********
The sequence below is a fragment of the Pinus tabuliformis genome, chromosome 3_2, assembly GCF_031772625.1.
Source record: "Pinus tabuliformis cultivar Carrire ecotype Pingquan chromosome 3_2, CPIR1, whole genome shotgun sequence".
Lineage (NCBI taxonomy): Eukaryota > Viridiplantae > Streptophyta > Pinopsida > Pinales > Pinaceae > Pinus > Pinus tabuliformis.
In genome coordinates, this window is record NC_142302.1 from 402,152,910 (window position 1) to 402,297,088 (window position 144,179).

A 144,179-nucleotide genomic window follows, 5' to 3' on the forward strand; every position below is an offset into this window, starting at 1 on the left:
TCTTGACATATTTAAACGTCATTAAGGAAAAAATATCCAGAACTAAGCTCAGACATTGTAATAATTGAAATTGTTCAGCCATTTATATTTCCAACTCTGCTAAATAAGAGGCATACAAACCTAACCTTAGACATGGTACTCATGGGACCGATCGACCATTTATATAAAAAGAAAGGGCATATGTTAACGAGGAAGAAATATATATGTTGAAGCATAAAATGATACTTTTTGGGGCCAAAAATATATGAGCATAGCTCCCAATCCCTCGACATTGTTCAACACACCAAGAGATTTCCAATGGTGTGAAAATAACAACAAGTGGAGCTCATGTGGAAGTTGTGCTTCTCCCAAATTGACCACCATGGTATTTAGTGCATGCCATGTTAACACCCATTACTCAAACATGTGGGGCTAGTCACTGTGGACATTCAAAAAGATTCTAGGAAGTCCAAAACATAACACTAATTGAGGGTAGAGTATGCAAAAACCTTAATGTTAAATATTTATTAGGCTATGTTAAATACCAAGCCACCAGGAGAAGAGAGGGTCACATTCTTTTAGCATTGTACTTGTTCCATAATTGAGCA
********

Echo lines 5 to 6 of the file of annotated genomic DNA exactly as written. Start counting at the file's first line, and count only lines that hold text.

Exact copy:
A 144,179-nucleotide genomic window follows, 5' to 3' on the forward strand; every position below is an offset into this window, starting at 1 on the left:
TCTTGACATATTTAAACGTCATTAAGGAAAAAATATCCAGAACTAAGCTCAGACATTGTAATAATTGAAATTGTTCAGCCATTTATATTTCCAACTCTGCTAAATAAGAGGCATACAAACCTAACCTTAGACATGGTACTCATGGGACCGATCGACCATTTATATAAAAAGAAAGGGCATATGTTAACGAGGAAGAAATATATATGTTGAAGCATAAAATGATACTTTTTGGGGCCAAAAATATATGAGCATAGCTCCCAATCCCTCGACATTGTTCAACACACCAAGAGATTTCCAATGGTGTGAAAATAACAACAAGTGGAGCTCATGTGGAAGTTGTGCTTCTCCCAAATTGACCACCATGGTATTTAGTGCATGCCATGTTAACACCCATTACTCAAACATGTGGGGCTAGTCACTGTGGACATTCAAAAAGATTCTAGGAAGTCCAAAACATAACACTAATTGAGGGTAGAGTATGCAAAAACCTTAATGTTAAATATTTATTAGGCTATGTTAAATACCAAGCCACCAGGAGAAGAGAGGGTCACATTCTTTTAGCATTGTACTTGTTCCATAATTGAGCA